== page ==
Or suppose that in the separate state the pleasures or sorrows, which attend souls departing from the body, should be only such as are the necessary consequents of a life spent in the practice of vice or of virtue, of religion or ungodliness, without any formalities of standing before a judgment-seat, or a solemn sentence of absolution or condemnation. Yet the very entrance upon this state, whether it be of peace or of torment, must be supposed to signify that the state of that soul is adjudged or determined by the great Governor of the world. This is all that is necessarily meant by a particular judgment of each soul at death, whether it pass under the solemn formalities of judgment and a tribunal or not.
Objection XIV. If the saints can be happy without a body, what is the need of a resurrection? Let the body be as refined, as active, as powerful and glorious as it can be, still it must certainly be a clog to the soul; and this was the objection that the heathen philosophers made to the doctrine of the resurrection which the Christians profess; for the philosophers told them that this resurrection which they called their highest reward, was really a punishment.
Answer. The force of this objection has been taken away before, when it has been shown that man, being a creature compounded of body and spirit, was designed for its highest happiness, and the perfection of its nature in this state of union, and not in a state of separation. And let it be observed, that when the body shall be raised from the grave, it shall not be such flesh and blood as we now wear, nor made up of such materials as shall clog or obstruct the soul in any of its most vigorous and divine exercises. But it will be a spiritual body (I Cor. 15:44), a body fitted to serve a holy and a glorified spirit in its actions and its enjoyments, and to render the spirit capable of some further excellencies, both of action and enjoyment, than it is naturally capable of without a body. What sort of qualities this new-raised body shall be endued with, in order to increase the excellency or the happiness of pious souls, will be, in a great measure, a mystery or a secret till that blessed morning appears.
Objection XV. Is not our immortality in Scripture described as built upon the incorruptible state of our new-raised bodies? (I Cor. 15:53). This corruptible must put on incorruption, and this mortal must put on immortality.
Answer. It is granted that the immortality of the new-raised body is built on that corruptible sort of materials of which it is to be formed, or which shall be mingled with it, or the incorruptible qualities which shall be given to it by God himself. But the soul is immortal in itself, whether with or without a body; and he that can read all those texts of Scripture which have been before made use of in this Essay, wherein the existence of the spirit after the death of the body is so plainly expressed, and cannot find the immortality of the soul in them, or the spirit's capacity of existence in a separate state from the body, must be left to his own sentiments to explain and verify the expressions of Christ and His apostles some other way. Or he must acknowledge that these expressions are somewhat dangerous, since it is evident they lead thousands and ten thousands of wise and sober readers into this sentiment of the soul's immortality.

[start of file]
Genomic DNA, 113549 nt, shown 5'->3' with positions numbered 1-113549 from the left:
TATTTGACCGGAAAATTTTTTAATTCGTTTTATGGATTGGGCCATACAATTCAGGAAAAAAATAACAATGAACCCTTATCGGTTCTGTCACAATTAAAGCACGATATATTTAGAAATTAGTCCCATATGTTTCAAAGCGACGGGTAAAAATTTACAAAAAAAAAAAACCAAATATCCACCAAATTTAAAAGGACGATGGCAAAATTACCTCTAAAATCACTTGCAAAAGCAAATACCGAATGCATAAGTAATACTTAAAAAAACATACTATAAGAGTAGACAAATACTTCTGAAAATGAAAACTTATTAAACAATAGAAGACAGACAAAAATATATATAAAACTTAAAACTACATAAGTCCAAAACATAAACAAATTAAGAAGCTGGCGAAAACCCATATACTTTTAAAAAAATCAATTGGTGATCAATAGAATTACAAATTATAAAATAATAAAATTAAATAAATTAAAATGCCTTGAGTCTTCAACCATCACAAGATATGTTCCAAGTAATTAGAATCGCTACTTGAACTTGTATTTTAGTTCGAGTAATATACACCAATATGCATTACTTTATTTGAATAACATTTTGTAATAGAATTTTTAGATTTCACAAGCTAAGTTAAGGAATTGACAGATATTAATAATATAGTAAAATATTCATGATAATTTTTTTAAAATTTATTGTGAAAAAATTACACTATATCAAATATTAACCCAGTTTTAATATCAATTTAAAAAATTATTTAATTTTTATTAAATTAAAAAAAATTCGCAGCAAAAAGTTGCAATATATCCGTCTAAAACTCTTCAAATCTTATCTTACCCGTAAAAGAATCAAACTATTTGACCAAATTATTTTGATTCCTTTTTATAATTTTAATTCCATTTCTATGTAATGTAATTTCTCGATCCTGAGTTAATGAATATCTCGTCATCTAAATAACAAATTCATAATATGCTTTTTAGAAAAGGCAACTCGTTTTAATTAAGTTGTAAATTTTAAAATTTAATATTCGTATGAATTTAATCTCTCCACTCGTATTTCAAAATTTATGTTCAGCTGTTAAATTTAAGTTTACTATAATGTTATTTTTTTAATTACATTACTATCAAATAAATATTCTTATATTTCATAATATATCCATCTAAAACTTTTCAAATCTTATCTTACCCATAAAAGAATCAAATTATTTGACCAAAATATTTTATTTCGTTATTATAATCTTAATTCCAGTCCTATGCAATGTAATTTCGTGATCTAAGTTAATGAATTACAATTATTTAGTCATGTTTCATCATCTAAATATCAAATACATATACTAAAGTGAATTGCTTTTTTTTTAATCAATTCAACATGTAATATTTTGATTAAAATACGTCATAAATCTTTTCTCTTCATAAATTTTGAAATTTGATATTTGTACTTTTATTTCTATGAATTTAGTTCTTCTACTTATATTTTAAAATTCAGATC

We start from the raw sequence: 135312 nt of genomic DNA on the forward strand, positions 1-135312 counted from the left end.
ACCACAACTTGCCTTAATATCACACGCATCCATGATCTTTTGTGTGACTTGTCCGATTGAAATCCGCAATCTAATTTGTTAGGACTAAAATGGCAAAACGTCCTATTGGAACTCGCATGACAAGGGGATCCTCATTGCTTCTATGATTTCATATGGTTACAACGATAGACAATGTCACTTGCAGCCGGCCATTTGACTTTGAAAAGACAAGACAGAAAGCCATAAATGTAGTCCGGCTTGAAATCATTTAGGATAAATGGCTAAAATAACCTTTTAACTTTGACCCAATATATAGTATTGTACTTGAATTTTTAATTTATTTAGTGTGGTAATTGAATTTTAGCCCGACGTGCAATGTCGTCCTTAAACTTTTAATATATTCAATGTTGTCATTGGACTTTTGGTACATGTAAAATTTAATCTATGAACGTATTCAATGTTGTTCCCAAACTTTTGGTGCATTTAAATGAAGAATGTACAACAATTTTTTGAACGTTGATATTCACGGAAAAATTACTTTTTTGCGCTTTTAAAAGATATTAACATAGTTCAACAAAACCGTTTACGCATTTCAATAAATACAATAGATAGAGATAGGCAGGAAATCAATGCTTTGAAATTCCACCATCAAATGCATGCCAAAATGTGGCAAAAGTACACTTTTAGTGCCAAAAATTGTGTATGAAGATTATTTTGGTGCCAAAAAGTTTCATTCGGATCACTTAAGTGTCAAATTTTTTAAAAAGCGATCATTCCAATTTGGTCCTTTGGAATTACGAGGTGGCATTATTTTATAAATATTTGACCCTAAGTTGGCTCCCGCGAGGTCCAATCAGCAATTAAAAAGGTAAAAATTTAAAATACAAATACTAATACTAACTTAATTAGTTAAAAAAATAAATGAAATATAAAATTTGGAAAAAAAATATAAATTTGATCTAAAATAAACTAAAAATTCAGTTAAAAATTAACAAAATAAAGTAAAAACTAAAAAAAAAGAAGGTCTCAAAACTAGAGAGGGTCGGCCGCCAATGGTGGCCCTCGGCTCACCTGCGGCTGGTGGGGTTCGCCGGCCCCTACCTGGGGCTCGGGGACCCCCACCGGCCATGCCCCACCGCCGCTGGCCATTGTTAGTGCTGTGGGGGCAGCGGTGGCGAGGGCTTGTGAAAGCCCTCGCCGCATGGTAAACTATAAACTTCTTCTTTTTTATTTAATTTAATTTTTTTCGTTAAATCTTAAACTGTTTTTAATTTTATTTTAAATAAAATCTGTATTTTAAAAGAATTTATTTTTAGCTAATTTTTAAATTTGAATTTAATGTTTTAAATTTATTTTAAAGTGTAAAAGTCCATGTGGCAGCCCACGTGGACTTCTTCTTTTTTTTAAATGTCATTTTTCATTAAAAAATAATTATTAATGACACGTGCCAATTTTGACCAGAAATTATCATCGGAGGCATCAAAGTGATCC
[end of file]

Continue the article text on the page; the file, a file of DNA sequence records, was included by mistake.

Whether the great God, the Governor of the world, has appointed souls to exist in a separate state of happiness or misery after the bodies are dead, seems to me to be so plainly determined in many of the scriptures which have been cited, that there is no sufficient reason to doubt the truth of it.
To conclude: though I think the doctrine of the separate state of souls is of much importance in Christianity, and that the denial of it carries great inconveniences and weakens the motive to virtue and piety, by putting off all manner of rewards and punishments to such a distance as the general resurrection, yet I dare not contend for it as a matter of such absolute necessity that a man cannot be a Christian without it. But this must be confessed, that they who deny this doctrine seem to have need of stronger inward zeal, to guard them against temptation, and to keep their hearts always alive and watchful to God and religion. Their motives to strict piety and virtue are sensibly weakened by renouncing all belief of this nearer and more immediate commencement of Heaven and Hell.